Lewis, the editor of Yiddish for Pirates by Gary Barwin (Random House Canada), responded generously and brilliantly to a highly original and highly complex project. She showed phenomenal insight and dedication to an unlikely manuscript and helped to shepherd it through publication, marketing and design, and eventually to the awards and accolades it won.

The judges for the 2016 Tom Fairley Award are respected Canadian editors.

Jennifer Glossop has worked in publishing for more than 40 years, starting as an editor for McClelland & Stewart, then continuing as a freelancer for many major publishers and some smaller houses. Among the fiction writers she has worked with are Margaret Atwood, Gail Bowen and Sylvia Fraser. Non-fiction writers include Peter Edwards, Peter Gzowski and Anne Kingston. Books she has edited have won the Governor General's Award and the Crime Writers of Canada Award, and have been nominated for the Books in Canada First Novel Award and the Giller Prize. In addition, she has taught at Ryerson and Simon Fraser Universities and the Banff Centre, and has written a number of non-fiction children's books.

Lesley Peterson is a Canadian teacher, scholar, writer and editor. She has taught literature and writing since 1985, first at the high school level and most recently at the University of North Alabama in Florence, Alabama. She co-founded the publishing company Dog Ear Press (Winnipeg, MB), which was well received, though short-lived. She is a freelance editor who specializes in developmental editing, copy editing and indexing. She is recipient of the 2015 Tom Fairley Award for her work on The Little Third Reich on Lake Superior by Ernest Zimmermann (University of Alberta Press).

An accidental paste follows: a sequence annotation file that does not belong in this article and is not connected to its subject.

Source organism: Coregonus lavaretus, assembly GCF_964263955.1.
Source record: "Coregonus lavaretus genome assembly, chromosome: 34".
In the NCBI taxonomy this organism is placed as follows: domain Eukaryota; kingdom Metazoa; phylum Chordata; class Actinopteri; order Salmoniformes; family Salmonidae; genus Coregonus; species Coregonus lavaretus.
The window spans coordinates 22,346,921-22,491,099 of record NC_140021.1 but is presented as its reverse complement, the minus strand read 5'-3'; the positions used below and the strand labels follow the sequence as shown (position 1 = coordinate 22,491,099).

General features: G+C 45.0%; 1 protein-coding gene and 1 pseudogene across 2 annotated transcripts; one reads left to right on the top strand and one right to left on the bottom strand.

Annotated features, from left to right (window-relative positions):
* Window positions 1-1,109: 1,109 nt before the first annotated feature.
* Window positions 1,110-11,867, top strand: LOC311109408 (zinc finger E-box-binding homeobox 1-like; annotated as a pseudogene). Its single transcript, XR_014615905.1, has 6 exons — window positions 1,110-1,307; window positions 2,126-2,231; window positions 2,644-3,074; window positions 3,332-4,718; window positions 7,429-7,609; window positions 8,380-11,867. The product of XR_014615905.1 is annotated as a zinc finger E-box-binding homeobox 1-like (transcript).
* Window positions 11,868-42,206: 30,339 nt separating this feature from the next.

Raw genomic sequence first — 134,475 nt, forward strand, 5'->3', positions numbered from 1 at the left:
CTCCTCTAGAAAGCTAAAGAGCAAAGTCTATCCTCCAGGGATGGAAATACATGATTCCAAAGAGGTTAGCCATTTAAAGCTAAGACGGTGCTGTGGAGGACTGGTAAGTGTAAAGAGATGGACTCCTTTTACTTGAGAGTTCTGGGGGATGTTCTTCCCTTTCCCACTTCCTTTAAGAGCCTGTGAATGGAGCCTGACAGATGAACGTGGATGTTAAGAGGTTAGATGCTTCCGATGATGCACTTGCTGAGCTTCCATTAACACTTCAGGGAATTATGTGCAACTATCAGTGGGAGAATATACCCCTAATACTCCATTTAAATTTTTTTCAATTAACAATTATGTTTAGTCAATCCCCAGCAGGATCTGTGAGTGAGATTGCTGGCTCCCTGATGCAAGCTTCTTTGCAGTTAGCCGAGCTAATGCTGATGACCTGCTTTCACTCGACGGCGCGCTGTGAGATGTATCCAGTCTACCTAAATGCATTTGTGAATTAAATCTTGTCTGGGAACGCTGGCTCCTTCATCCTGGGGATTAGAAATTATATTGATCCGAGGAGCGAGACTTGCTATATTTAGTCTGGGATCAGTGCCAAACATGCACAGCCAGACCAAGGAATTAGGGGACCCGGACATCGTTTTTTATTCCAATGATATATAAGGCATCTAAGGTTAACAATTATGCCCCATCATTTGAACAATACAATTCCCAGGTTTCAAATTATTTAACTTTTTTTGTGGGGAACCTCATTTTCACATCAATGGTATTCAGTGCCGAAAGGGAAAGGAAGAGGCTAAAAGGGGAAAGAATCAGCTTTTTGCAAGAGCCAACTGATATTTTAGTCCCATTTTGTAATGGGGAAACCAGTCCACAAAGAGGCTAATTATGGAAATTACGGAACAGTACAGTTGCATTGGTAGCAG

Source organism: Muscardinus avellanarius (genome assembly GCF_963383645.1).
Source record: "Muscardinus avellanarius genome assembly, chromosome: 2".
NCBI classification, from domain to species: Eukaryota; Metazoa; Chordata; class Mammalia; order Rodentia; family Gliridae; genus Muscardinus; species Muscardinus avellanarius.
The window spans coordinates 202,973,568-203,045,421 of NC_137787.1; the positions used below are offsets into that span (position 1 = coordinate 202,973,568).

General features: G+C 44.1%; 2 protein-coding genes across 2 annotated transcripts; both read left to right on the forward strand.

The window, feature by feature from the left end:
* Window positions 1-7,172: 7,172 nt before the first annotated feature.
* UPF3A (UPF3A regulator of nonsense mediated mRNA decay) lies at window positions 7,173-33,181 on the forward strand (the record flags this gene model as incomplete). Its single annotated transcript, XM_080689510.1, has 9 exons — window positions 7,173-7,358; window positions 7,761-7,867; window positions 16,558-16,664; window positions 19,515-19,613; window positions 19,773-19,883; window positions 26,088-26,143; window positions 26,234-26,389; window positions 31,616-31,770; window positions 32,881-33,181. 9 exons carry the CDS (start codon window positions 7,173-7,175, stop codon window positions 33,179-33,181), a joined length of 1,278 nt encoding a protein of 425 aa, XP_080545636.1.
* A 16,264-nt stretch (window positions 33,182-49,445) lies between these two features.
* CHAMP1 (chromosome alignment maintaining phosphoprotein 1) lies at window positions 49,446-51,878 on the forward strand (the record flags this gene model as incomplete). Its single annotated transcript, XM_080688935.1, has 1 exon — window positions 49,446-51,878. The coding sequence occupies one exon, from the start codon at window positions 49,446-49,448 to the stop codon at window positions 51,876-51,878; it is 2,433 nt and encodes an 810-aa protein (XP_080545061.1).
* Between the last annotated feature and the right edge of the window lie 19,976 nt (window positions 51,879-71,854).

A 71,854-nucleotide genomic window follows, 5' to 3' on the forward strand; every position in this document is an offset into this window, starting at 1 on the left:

Gillian Rodgerson edits fiction and non-fiction for Insomniac Press regularly and for Caitlin Press sporadically, and she teaches a course in editing trade fiction in the publishing certificate program at Ryerson University. She sits on the board of directors of Pink Triangle Press—publishers of—and was a member of the Body Politic collective. She spent 17 years in London, England, where she worked as a journalist, magazine editor and book publisher.


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About Editors Canada
Additional information about the Tom Fairley Award for Editorial Excellence is available on the Editors Canada website.

Editors Canada began in 1979 as the Freelance Editors' Association of Canada to promote and maintain high standards of editing. In 1994, the word "Freelance" was dropped to reflect the association's expanding focus to serve both freelance and in-house editors. As Canada's only national editorial association, it is the hub for 1,300 members and affiliates, both salaried and freelance, who work in the corporate, technical, government, not-for-profit and publishing sectors. The association's professional development programs and services include professional certification, an annual conference, seminars, webinars, guidelines for fair pay and working conditions, and networking with other associations. Editors Canada has five regional branches: British Columbia; Saskatchewan; Toronto; Ottawa–Gatineau; and Quebec/Atlantic Canada, as well as smaller branches (called twigs) in Calgary, Edmonton, Manitoba, Kitchener-Waterloo-Guelph, Hamilton/Halton, Kingston, Nova Scotia, and Newfoundland and Labrador.